There are other things that are humanist about this practice as well. Certainly there’s a long humanist tradition of taking the good stuff that religion offers—community, social support, rites of passage, seasonal celebrations, and such—while extracting the religious or dogmatic elements out of it. Taking the supernatural out of meditation and transforming it into a secular technique for mental and physical healthcare isn’t that different from taking the supernatural out of christenings, confirmations, and bar/bat mitzvahs, and transforming them into secular baby-naming and coming-of-age ceremonies. Or, for that matter, having a Christmas tree without going to church.

In addition, the body-centered versions of this practice—the ones that involve focusing your awareness on your breath, or on different parts of your body in gradual succession, or on the feel of your legs and feet as you walk slowly and deliberately, or on your whole body in movement-based meditations such as gentle yoga—serve as a powerful reminder of the essential physicality of our lives and our experience. For someone like me, with a strong tendency towards abstraction and living in my head, a daily return to the reality of my body brings me back to the materialism that’s at the core of secular humanism: the understanding that everything we are, and everything that everything else is, is entirely made up of physical matter, physical energy, and empty space.

Plus, the whole aspect of consciously responding to life’s events instead of reflexively reacting to them—that’s a very humanist concept as well. A big part of the humanist philosophy has to do with accepting responsibility for our own lives and our own actions, and taking responsibility for how we choose to give our lives meaning and purpose. Making decisions with more awareness and less impulse, based more on our genuine values and less on our adrenaline-fueled lizard hindbrains, feeds right into that philosophy.

And the philosophy of accepting the realities of life, rather than letting ourselves be entranced by a delusion of some hypothetical perfect other life, is very humanistic as well. When I let myself simply sit with discomfort or sadness or anxiety or restlessness or grief or guilt or itchiness, instead of constantly fidgeting and tinkering under the delusion that my life is somehow perfectible, I’m not just practicing mindfulness. I’m practicing humanism. And indeed, when I accept the reality that my brain is going to drift into distracting thoughts—that distraction and perseveration and fidgeting is an inevitable part of how my brain works—and when I accept this reality without judgment, and move on from it, I’m not just practicing mindfulness. I’m practicing humanism.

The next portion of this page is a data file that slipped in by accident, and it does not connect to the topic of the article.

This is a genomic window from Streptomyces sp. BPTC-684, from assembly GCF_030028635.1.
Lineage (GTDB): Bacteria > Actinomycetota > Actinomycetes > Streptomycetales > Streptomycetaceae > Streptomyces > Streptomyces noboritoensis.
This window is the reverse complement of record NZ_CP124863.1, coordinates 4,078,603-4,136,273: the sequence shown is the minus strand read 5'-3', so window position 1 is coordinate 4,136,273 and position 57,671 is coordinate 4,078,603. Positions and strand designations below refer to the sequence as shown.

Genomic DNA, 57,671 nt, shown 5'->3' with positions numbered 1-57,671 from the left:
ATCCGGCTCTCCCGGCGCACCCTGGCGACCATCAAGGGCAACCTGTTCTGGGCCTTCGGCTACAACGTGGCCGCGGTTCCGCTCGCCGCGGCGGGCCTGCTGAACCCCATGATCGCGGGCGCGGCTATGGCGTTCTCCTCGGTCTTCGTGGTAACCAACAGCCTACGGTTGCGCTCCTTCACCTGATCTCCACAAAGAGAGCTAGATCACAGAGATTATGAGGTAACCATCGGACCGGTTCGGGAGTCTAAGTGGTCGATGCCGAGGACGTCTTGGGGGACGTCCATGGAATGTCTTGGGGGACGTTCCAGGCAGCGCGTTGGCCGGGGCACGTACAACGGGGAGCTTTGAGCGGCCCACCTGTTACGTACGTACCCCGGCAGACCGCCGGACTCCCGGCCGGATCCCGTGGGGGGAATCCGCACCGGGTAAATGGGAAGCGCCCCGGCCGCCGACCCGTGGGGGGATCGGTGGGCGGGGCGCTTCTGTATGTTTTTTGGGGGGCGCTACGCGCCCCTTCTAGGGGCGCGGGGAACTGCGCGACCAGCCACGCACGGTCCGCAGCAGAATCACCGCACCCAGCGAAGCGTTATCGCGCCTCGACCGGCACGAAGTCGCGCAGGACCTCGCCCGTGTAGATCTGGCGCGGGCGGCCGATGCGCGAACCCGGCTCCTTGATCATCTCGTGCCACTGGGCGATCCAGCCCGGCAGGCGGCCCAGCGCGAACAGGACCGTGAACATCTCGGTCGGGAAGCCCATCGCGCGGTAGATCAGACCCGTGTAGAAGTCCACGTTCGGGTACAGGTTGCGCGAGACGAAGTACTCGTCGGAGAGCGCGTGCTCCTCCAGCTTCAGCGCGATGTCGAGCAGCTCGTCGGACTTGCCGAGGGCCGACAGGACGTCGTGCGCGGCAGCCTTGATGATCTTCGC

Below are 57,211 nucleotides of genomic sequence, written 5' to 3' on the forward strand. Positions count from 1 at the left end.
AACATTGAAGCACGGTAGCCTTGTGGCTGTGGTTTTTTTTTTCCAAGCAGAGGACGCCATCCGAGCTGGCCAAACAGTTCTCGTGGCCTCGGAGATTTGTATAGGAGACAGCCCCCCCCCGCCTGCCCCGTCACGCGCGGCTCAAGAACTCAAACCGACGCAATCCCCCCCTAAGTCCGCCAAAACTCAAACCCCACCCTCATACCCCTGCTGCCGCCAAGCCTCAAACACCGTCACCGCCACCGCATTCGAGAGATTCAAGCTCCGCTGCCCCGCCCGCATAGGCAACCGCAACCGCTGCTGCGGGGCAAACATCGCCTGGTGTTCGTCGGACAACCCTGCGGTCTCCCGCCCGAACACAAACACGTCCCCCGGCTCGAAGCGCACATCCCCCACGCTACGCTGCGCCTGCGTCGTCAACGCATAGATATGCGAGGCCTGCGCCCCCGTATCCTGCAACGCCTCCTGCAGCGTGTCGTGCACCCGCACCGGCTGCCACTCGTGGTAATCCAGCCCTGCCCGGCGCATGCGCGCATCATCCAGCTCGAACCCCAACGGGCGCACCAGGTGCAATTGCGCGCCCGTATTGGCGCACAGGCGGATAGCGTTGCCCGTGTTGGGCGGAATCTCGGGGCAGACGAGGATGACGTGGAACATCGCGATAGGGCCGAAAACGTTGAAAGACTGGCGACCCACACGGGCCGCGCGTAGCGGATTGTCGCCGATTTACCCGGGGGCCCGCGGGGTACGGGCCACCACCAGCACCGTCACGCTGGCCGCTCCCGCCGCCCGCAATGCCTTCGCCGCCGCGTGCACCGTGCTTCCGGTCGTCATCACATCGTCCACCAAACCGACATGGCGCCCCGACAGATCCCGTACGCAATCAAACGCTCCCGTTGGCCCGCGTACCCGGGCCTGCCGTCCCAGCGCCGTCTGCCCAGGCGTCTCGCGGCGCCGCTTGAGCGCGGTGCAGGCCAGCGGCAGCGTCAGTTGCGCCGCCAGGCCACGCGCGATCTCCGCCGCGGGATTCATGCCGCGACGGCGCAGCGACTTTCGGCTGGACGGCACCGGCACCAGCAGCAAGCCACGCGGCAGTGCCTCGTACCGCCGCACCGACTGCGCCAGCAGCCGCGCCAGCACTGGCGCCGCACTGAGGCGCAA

I’m not proselytizing for the mindfulness-based stress reduction technique. I’ve found it useful for me; I have no idea if it would be for you. But I was surprised at how consistent this practice was with my humanism, and how naturally they folded together. I’d hate to see nonbelievers stay away from a set of techniques that they might find valuable and meaningful, simply because they see it as religious. Food for thought.

  • LPC

    I am a cognitive based therapist who teaches mindfulness to my clients. It is an excellent tool to become aware of one’s thoughts and emotions. It renders an opportunity to challenge one’s own thoughts and learn to be in control of one’s actions. No religious belief system required….in fact, in my opinion, strong religious beliefs tend to interfere with the application of mindfulness.